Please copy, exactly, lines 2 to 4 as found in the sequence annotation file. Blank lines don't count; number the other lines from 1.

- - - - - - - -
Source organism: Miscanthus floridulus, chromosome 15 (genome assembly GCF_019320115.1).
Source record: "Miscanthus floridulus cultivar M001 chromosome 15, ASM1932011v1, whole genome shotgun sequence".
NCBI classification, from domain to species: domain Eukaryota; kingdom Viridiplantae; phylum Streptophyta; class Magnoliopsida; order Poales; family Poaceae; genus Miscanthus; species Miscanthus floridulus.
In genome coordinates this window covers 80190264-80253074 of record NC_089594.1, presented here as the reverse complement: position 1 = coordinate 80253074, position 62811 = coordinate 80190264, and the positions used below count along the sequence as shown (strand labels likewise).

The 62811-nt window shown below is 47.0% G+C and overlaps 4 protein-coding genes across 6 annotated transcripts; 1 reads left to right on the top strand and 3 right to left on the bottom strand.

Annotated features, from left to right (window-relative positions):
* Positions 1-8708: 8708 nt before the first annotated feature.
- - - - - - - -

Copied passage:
Source record: "Miscanthus floridulus cultivar M001 chromosome 15, ASM1932011v1, whole genome shotgun sequence".
NCBI classification, from domain to species: domain Eukaryota; kingdom Viridiplantae; phylum Streptophyta; class Magnoliopsida; order Poales; family Poaceae; genus Miscanthus; species Miscanthus floridulus.
In genome coordinates this window covers 80190264-80253074 of record NC_089594.1, presented here as the reverse complement: position 1 = coordinate 80253074, position 62811 = coordinate 80190264, and the positions used below count along the sequence as shown (strand labels likewise).